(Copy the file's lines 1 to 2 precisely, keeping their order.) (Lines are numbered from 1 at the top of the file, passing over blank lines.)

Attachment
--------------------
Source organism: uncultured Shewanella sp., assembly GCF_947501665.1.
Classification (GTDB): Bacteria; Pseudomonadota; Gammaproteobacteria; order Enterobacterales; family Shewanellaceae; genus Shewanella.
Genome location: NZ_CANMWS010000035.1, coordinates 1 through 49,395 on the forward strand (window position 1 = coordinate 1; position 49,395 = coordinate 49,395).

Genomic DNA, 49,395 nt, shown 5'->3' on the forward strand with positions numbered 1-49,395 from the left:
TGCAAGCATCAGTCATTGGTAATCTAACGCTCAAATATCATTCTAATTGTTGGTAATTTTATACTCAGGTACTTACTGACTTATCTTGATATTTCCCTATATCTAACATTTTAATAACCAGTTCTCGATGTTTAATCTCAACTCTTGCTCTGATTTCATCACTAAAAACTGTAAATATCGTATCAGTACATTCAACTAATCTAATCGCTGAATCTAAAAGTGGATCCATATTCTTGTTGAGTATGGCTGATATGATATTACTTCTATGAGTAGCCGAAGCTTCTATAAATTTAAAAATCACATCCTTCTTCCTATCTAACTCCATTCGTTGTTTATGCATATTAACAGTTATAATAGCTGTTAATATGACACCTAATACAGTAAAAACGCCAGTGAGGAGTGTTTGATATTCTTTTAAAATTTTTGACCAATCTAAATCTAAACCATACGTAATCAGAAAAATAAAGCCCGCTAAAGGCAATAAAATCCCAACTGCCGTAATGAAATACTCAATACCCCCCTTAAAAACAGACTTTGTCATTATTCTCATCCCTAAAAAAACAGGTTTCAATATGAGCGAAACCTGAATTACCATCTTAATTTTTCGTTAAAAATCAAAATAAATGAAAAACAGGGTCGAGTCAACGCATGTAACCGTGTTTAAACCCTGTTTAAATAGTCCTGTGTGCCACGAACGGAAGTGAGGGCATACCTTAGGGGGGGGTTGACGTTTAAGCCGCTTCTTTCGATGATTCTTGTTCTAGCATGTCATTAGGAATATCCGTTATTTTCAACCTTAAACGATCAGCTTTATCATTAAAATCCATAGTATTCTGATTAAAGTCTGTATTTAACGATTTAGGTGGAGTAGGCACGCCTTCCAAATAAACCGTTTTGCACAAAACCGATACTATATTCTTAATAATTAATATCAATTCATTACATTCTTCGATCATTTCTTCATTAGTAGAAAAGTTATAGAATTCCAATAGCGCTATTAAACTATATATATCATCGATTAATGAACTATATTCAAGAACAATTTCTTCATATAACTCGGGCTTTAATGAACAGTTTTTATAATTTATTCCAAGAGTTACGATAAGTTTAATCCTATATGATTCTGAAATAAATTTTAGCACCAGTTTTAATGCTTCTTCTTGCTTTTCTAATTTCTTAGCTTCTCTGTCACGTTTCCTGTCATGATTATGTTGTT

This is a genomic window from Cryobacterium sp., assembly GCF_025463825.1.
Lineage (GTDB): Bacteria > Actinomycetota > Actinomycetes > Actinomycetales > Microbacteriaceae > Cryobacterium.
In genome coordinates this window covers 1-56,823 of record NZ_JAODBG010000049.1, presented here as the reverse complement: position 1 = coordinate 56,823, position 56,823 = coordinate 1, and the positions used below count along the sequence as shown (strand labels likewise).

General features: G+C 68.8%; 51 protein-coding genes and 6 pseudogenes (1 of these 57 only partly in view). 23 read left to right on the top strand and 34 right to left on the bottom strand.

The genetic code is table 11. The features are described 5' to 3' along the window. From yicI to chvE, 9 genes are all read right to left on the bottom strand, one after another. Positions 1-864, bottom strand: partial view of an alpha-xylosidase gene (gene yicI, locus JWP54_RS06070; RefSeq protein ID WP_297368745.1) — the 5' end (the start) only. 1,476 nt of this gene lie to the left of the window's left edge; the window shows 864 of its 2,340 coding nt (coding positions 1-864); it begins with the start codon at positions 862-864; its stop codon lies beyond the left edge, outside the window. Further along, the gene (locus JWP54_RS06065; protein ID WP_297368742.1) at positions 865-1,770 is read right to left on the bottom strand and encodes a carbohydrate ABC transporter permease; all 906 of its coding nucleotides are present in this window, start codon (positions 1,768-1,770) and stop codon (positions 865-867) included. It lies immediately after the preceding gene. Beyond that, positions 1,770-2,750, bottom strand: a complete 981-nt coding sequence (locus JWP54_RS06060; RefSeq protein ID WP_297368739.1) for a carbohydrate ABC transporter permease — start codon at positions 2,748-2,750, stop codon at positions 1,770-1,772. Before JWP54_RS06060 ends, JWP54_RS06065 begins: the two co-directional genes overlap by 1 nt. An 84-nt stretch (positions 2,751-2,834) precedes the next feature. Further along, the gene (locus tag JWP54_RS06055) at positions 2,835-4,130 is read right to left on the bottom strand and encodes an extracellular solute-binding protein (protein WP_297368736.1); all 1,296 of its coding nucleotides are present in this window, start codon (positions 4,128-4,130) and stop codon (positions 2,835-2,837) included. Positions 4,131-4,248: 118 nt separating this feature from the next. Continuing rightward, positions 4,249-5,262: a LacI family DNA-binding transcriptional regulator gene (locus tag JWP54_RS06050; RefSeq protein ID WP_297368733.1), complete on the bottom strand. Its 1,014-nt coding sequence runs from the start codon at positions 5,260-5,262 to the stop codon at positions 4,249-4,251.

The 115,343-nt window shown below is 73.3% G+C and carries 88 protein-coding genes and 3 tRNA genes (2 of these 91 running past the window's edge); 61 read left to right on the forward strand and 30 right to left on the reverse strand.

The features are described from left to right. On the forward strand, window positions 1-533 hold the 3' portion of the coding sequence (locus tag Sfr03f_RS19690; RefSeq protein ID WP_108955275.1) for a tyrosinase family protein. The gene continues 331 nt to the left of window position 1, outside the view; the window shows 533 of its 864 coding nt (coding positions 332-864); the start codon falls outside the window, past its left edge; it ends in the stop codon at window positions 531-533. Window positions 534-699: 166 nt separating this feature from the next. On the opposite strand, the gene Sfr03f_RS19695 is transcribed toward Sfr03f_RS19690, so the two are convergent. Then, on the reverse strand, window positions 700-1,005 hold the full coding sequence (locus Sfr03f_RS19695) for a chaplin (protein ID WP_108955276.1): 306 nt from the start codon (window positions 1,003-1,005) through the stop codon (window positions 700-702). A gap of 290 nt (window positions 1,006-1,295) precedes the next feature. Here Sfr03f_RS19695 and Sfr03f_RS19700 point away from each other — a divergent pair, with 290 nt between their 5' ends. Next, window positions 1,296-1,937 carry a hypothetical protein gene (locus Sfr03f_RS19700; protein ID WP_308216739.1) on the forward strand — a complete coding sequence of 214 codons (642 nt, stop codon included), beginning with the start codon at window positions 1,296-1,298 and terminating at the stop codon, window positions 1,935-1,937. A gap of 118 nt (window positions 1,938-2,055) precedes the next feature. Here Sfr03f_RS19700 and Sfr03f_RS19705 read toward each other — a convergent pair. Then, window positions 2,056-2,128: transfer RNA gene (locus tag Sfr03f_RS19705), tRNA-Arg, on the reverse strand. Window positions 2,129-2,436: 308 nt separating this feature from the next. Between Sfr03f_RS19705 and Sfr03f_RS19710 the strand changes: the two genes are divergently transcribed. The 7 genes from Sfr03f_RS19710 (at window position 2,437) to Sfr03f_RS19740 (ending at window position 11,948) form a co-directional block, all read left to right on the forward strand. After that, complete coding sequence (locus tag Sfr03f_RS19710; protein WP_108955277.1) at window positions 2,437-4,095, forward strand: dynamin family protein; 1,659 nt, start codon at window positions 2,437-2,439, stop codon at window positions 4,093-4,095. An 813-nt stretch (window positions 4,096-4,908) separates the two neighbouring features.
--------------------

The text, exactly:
Source organism: uncultured Shewanella sp., assembly GCF_947501665.1.
Classification (GTDB): Bacteria; Pseudomonadota; Gammaproteobacteria; order Enterobacterales; family Shewanellaceae; genus Shewanella.